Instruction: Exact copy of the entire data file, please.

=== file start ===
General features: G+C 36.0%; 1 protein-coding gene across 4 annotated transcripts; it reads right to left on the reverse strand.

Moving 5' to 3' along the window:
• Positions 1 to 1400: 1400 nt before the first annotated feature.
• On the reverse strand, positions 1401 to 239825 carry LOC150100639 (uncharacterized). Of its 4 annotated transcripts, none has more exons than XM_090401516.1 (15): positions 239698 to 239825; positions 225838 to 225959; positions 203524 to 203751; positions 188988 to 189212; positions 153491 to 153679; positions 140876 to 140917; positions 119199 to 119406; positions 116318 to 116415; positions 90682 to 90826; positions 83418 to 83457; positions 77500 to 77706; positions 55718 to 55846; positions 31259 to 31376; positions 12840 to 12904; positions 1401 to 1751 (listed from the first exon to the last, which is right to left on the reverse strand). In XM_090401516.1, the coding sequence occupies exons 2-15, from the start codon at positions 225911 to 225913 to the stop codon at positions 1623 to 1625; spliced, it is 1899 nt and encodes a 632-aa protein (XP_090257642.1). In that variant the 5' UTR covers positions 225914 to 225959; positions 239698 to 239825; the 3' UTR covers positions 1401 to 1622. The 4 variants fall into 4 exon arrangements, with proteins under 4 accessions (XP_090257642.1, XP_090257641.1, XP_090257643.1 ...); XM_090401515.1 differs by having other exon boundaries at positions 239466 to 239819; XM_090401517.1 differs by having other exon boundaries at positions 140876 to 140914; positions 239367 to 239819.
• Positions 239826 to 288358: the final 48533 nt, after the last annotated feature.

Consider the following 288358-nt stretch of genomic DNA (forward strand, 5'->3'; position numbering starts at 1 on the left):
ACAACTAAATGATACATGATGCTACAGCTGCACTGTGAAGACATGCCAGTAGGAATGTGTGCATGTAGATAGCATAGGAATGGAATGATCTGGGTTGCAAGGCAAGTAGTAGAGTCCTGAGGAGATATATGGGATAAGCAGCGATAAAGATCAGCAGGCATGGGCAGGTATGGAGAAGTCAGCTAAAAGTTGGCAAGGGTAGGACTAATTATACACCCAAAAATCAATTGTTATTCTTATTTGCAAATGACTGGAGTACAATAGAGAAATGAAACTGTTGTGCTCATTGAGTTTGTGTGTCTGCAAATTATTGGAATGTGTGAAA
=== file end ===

General features: G+C 36.0%; 1 protein-coding gene across 4 annotated transcripts; it reads right to left on the reverse strand.

Moving 5' to 3' along the window:
• Positions 1 to 1400: 1400 nt before the first annotated feature.
• On the reverse strand, positions 1401 to 239825 carry LOC150100639 (uncharacterized). Of its 4 annotated transcripts, none has more exons than XM_090401516.1 (15): positions 239698 to 239825; positions 225838 to 225959; positions 203524 to 203751; positions 188988 to 189212; positions 153491 to 153679; positions 140876 to 140917; positions 119199 to 119406; positions 116318 to 116415; positions 90682 to 90826; positions 83418 to 83457; positions 77500 to 77706; positions 55718 to 55846; positions 31259 to 31376; positions 12840 to 12904; positions 1401 to 1751 (listed from the first exon to the last, which is right to left on the reverse strand). In XM_090401516.1, the coding sequence occupies exons 2-15, from the start codon at positions 225911 to 225913 to the stop codon at positions 1623 to 1625; spliced, it is 1899 nt and encodes a 632-aa protein (XP_090257642.1). In that variant the 5' UTR covers positions 225914 to 225959; positions 239698 to 239825; the 3' UTR covers positions 1401 to 1622. The 4 variants fall into 4 exon arrangements, with proteins under 4 accessions (XP_090257642.1, XP_090257641.1, XP_090257643.1 ...); XM_090401515.1 differs by having other exon boundaries at positions 239466 to 239819; XM_090401517.1 differs by having other exon boundaries at positions 140876 to 140914; positions 239367 to 239819.
• Positions 239826 to 288358: the final 48533 nt, after the last annotated feature.

Consider the following 288358-nt stretch of genomic DNA (forward strand, 5'->3'; position numbering starts at 1 on the left):
ACAACTAAATGATACATGATGCTACAGCTGCACTGTGAAGACATGCCAGTAGGAATGTGTGCATGTAGATAGCATAGGAATGGAATGATCTGGGTTGCAAGGCAAGTAGTAGAGTCCTGAGGAGATATATGGGATAAGCAGCGATAAAGATCAGCAGGCATGGGCAGGTATGGAGAAGTCAGCTAAAAGTTGGCAAGGGTAGGACTAATTATACACCCAAAAATCAATTGTTATTCTTATTTGCAAATGACTGGAGTACAATAGAGAAATGAAACTGTTGTGCTCATTGAGTTTGTGTGTCTGCAAATTATTGGAATGTGTGAAA